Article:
"Angels in America"
Through July 3
You've got your typical angel -- the white-robed, feathery kind that floats on air and smiles sunbeams -- and your Signature Theatre angel. That would be the one with wings made of screen doors, wearing a curve-hugging gold gown with a decidedly earthy attitude.
She makes a brief but blazing appearance at the end of the first installment of Tony Kushner's Pulitzer Prize-winning "Angels in America," and the theater's creative team wanted to make sure the image would sizzle in the mind's eye long afterward. So costume designer Anne Kennedy put Kimberly Schraf in a slinky dress of crushed silk organza that pools at her feet. She fashioned sharp-edged feathers out of metal screens, hot-glued together for a wingspan of 25 feet. Schraf wears the wings in a harness on her back.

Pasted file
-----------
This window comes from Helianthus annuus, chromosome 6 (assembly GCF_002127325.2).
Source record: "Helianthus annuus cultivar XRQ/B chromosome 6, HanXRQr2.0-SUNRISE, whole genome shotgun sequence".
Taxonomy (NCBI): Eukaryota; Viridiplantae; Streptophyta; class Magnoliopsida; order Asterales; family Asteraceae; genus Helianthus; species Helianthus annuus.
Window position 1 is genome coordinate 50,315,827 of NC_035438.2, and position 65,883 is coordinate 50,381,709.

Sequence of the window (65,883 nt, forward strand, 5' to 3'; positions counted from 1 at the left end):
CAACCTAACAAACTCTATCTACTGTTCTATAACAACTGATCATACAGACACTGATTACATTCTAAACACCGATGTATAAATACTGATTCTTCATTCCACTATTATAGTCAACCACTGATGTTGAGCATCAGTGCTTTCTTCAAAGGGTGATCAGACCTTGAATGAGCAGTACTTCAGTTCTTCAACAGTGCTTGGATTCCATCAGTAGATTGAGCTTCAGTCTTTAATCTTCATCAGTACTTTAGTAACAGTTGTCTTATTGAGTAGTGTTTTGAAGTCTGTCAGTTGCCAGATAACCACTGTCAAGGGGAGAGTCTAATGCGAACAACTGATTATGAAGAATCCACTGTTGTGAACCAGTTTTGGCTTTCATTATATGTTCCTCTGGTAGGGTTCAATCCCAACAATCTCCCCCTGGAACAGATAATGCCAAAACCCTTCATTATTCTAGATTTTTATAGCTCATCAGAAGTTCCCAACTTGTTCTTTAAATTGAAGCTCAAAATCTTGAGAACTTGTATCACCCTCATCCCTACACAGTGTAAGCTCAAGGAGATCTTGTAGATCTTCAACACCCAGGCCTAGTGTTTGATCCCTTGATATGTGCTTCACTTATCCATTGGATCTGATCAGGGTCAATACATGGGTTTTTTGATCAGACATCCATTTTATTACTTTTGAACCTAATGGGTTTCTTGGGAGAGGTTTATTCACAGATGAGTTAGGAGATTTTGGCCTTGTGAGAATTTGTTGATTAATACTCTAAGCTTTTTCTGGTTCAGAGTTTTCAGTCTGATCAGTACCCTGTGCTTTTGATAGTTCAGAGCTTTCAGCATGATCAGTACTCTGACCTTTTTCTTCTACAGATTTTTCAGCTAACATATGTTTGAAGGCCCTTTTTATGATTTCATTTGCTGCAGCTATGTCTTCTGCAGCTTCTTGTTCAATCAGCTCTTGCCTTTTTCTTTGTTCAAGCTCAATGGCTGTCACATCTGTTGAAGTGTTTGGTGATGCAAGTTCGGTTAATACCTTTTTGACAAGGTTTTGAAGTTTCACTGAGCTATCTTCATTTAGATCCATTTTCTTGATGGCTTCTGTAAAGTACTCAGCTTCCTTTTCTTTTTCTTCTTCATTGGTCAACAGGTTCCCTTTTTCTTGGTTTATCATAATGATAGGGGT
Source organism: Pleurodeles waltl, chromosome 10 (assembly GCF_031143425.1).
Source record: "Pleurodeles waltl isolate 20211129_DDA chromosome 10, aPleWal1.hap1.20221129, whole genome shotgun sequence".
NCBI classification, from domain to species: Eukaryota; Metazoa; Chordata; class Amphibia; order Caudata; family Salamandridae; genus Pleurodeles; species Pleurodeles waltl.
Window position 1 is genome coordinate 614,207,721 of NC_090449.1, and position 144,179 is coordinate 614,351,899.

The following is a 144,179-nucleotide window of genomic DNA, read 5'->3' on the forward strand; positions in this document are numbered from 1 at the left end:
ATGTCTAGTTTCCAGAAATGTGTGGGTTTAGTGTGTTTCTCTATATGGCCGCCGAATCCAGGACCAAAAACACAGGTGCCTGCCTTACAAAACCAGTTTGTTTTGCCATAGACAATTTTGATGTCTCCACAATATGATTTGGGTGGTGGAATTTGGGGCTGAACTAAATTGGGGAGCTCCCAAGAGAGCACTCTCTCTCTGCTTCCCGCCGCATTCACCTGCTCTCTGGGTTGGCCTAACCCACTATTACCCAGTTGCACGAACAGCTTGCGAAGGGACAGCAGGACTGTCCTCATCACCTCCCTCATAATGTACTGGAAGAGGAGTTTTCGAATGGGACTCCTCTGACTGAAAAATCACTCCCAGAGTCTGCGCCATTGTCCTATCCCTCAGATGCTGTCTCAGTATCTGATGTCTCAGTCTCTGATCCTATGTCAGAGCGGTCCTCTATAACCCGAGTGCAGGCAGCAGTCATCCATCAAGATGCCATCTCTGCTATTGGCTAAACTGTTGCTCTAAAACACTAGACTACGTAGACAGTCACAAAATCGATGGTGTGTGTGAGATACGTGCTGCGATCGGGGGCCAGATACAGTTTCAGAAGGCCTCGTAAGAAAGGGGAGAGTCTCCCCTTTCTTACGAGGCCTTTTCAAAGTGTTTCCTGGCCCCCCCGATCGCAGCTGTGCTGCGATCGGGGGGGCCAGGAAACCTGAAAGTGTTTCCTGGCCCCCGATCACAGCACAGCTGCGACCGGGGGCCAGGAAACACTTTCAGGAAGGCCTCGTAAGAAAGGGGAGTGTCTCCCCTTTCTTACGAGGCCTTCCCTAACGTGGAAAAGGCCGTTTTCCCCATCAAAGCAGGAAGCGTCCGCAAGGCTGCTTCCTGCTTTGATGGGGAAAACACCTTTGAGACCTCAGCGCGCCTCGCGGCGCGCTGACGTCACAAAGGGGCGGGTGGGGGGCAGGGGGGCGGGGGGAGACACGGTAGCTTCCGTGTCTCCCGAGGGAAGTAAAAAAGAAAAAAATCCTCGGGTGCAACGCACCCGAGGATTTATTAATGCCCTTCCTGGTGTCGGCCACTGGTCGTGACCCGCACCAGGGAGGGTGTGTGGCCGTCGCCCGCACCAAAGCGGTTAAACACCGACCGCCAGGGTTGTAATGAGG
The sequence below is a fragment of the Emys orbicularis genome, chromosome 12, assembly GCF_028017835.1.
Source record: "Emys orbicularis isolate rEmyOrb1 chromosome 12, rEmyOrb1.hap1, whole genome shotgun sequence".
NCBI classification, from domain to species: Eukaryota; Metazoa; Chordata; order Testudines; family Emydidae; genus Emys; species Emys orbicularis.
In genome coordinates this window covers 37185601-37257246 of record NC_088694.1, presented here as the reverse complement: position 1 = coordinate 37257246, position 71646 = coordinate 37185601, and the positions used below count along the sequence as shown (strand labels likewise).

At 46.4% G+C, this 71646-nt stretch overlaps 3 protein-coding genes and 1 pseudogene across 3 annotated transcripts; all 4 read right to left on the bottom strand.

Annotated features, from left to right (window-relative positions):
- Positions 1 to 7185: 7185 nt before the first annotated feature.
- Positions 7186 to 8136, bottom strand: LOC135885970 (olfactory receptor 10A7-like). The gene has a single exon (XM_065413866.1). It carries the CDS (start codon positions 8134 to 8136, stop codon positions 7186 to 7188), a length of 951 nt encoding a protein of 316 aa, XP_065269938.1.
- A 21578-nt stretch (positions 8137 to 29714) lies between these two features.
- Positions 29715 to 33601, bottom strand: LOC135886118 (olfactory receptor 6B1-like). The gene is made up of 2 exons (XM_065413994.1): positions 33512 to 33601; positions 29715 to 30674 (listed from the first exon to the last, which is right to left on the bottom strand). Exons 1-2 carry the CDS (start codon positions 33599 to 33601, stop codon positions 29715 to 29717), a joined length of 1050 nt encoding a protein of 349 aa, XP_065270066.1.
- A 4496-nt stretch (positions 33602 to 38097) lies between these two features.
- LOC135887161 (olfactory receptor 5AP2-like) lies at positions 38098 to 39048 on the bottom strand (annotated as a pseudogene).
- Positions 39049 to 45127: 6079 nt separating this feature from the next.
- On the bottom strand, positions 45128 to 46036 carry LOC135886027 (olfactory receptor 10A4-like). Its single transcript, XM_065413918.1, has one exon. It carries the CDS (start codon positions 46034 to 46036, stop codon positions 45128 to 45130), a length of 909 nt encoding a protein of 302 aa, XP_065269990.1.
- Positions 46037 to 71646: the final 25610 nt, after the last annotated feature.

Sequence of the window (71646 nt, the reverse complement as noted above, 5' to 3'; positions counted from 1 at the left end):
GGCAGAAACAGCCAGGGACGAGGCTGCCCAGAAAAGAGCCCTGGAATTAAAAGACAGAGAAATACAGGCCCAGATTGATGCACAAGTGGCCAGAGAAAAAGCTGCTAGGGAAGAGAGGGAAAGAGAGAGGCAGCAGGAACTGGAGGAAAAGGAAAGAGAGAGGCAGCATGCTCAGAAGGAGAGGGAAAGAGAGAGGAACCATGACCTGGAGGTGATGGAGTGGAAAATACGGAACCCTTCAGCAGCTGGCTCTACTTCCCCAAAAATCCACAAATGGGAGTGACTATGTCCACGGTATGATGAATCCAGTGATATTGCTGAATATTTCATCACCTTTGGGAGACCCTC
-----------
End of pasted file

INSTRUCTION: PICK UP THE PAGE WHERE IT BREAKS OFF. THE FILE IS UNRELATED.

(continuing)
"It was my sense that people would expect a Christmas tree angel," says Kennedy. "I thought, this is my opportunity to fool around with that idea."
It takes a crew of stagehands to help Schraf get into her harness and wire her for sound (she utters a single ringing command before the blackout).
"I'm a glorified visual effect," she says. "Everything builds toward an entrance, and then you're finished." For her, the real revelation comes in Part Two (which the Signature will perform at the end of July), when the angel has more to do than simply show up.